In 2008, the Pentagon shocked many in the defense community when it awarded Northrop and its European partner, EADS, a contract to build 179 refueling tankers, which were to be based on aircraft built by Airbus, a French-based EADS subsidiary. Boeing challenged the contract and the Government Accountability Office agreed, sending the Pentagon and both companies back to the drawing board. Even though the Northrop-EADS plan was to assemble much of the tanker project in the United States, critics complained about using taxpayer dollars to pay a foreign company to help build planes.
To improve its chances, Northrop Grumman is relying in part on its allies on Capitol Hill, including Alabama’s Congressional delegation, whose Members favor the company’s proposal because the tankers would be assembled in the city of Mobile. Last week, Sen. Richard Shelby (R-Ala.) took the attention-grabbing action of slapping holds on 70 presidential nominees, citing the unfairness of the refueling tanker bid process. Shelby has since lifted holds on all but three nominees, who are involved in defense acquisition.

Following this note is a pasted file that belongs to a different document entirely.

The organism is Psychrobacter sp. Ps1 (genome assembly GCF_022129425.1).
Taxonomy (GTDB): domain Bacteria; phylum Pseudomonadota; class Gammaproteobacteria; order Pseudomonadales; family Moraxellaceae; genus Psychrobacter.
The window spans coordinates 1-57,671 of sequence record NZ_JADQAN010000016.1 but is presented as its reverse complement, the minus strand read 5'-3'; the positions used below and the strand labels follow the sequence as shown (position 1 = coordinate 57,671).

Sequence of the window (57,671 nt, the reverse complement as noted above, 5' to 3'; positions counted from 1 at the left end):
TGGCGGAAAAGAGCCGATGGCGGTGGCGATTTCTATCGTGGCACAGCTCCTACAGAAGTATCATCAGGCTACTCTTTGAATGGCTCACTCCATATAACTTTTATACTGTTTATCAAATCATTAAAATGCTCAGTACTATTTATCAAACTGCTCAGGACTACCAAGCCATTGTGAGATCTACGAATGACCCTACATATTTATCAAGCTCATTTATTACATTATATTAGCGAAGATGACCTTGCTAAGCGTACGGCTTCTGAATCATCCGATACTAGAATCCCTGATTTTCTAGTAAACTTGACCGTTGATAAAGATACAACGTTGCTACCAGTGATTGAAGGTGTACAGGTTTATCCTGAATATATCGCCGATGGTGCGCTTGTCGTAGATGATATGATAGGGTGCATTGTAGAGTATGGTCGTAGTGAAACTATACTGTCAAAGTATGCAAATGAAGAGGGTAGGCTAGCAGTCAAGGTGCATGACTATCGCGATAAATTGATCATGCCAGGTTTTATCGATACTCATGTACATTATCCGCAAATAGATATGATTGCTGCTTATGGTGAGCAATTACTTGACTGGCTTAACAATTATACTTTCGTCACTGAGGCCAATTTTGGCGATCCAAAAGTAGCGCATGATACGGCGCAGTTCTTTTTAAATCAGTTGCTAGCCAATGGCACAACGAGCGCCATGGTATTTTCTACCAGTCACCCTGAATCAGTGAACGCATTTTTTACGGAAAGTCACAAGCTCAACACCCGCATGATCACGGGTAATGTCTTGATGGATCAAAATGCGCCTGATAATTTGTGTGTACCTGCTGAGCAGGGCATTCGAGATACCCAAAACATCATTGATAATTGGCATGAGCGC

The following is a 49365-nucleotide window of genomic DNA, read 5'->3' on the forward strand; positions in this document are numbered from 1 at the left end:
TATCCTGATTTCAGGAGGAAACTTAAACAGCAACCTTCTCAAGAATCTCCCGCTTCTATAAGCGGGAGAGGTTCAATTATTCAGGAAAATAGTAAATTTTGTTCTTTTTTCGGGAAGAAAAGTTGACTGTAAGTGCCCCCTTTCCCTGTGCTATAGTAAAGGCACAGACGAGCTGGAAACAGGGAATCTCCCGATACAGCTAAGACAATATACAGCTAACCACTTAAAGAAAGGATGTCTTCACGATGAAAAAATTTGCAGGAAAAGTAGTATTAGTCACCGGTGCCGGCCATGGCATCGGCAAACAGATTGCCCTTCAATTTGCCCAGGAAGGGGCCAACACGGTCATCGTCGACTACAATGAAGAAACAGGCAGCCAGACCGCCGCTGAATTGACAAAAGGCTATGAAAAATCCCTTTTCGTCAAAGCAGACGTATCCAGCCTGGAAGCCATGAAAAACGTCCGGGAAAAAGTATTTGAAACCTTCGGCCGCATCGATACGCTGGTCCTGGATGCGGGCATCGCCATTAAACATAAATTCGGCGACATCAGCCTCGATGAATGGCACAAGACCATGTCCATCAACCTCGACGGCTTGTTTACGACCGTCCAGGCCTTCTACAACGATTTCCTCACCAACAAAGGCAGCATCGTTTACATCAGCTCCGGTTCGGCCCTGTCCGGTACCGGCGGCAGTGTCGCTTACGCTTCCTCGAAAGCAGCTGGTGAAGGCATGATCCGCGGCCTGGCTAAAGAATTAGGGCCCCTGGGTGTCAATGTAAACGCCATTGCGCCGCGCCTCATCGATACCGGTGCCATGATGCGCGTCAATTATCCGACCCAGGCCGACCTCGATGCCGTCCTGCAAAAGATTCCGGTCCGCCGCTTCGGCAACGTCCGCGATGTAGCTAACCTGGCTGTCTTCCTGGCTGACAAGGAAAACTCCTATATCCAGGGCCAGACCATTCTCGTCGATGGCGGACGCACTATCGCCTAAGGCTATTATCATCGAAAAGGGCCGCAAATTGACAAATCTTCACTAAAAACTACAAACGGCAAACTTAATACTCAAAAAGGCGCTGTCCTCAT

Meanwhile, officials from four Gulf states — Alabama, Mississippi, Florida and Louisiana — recently formed the Aerospace Alliance, which has been underwriting a $200,000 media campaign aimed at convincing lawmakers and other officials in Washington, D.C., to split the refueling contract.
One alliance ad states that “while the long fought battle over who will build the next Air Force refueling tanker continues, thousands of American jobs hang in the balance.”
The spot urges officials to accept “a dual-source competitive procurement for the new tanker” — in which both companies would share in the production of the tankers.
Neal Wade, director of the Alabama Development Office, described the ads as part of an “informational campaign” that is being promoted by both public and private efforts. He said the four states each contributed $25,000 to the alliance, with private-sector interests chipping in the rest. Wade said Northrop Grumman made a financial contribution to the alliance, but he did not say how much. Belote, the Northrop spokesman, would not confirm if his company had contributed to the effort.
Meanwhile, Mobile Mayor Samuel Jones took a more personal approach, delivering a letter intended for President Barack Obama when he visited the White House in January with the U.S. Conference of Mayors.
In the letter, posted on the Aerospace Alliance Web site, Jones urged the president to support a “dual award” plan and noted that Murtha had offered a similar solution.